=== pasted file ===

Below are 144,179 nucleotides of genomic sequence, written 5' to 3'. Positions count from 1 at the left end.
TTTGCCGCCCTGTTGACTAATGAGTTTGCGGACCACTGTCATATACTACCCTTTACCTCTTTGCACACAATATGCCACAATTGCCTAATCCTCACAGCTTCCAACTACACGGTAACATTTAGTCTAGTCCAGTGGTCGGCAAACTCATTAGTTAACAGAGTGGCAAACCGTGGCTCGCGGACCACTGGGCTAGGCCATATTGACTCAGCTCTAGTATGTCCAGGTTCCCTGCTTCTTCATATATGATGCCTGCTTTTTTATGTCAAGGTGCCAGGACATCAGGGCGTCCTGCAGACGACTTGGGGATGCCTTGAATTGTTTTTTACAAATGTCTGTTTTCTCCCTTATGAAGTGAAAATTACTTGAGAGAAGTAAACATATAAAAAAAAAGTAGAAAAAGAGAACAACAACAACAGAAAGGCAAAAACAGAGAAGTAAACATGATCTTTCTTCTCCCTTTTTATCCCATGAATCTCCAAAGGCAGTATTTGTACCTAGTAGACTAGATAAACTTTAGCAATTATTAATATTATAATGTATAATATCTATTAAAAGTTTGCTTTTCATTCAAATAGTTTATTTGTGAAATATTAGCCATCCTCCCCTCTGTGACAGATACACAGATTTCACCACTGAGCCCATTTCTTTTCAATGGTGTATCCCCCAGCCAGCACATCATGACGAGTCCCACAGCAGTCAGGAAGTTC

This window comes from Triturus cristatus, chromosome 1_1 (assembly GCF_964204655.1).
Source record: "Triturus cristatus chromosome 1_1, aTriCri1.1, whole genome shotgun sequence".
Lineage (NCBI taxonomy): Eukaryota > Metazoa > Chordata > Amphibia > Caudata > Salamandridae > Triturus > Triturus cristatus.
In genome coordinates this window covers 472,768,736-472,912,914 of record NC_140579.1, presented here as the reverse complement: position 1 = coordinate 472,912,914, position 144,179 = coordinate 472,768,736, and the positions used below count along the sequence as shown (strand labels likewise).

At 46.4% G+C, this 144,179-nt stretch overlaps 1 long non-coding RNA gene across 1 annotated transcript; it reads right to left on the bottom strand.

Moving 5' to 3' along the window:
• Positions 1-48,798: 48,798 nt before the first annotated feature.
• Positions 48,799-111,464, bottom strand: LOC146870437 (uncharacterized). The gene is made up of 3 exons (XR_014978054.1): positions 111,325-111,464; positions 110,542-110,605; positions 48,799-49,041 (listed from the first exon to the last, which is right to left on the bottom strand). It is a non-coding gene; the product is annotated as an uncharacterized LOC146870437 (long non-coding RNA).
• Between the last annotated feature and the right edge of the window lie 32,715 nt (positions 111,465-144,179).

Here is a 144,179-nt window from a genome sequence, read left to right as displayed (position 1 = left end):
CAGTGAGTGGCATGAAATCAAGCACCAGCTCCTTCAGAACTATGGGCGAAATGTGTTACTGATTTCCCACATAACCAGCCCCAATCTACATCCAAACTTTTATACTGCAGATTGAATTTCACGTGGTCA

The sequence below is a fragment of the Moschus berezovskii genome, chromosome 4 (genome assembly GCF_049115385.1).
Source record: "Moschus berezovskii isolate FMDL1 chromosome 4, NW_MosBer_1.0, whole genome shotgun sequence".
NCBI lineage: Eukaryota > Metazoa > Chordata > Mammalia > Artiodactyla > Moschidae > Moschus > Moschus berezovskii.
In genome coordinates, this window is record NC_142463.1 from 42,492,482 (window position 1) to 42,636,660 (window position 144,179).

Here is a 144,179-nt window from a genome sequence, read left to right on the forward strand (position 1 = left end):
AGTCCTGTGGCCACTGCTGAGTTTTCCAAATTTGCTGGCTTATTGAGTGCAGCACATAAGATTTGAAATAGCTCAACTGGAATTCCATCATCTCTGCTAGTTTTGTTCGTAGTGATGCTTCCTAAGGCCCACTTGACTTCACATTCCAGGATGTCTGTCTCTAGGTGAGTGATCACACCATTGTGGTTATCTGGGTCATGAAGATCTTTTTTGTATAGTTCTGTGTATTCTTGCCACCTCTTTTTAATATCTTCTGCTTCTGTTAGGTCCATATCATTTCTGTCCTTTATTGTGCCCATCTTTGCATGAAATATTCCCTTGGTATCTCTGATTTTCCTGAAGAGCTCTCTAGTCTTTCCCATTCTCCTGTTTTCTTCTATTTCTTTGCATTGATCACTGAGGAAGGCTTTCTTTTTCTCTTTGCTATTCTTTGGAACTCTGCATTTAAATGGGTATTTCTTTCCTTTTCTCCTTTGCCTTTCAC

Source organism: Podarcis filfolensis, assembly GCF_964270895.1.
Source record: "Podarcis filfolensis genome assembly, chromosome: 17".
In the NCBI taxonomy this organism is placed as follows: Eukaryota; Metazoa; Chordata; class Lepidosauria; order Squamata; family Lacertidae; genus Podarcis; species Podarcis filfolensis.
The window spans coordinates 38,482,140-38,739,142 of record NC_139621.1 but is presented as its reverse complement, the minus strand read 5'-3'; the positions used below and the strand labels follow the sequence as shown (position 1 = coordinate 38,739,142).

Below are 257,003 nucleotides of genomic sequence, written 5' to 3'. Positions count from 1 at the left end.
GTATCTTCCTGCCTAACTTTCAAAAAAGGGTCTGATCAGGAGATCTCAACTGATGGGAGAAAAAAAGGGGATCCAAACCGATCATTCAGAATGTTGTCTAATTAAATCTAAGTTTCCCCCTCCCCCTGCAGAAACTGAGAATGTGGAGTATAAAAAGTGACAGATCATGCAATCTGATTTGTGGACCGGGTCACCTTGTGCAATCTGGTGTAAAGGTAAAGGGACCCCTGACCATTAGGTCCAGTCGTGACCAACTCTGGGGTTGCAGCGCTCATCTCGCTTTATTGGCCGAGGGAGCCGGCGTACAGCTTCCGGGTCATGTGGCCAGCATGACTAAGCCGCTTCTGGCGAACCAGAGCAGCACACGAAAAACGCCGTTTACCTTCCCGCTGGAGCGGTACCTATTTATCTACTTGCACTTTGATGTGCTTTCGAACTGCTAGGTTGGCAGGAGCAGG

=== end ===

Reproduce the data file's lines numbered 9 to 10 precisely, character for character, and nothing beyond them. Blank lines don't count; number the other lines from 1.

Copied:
• Positions 1-48,798: 48,798 nt before the first annotated feature.
• Positions 48,799-111,464, bottom strand: LOC146870437 (uncharacterized). The gene is made up of 3 exons (XR_014978054.1): positions 111,325-111,464; positions 110,542-110,605; positions 48,799-49,041 (listed from the first exon to the last, which is right to left on the bottom strand). It is a non-coding gene; the product is annotated as an uncharacterized LOC146870437 (long non-coding RNA).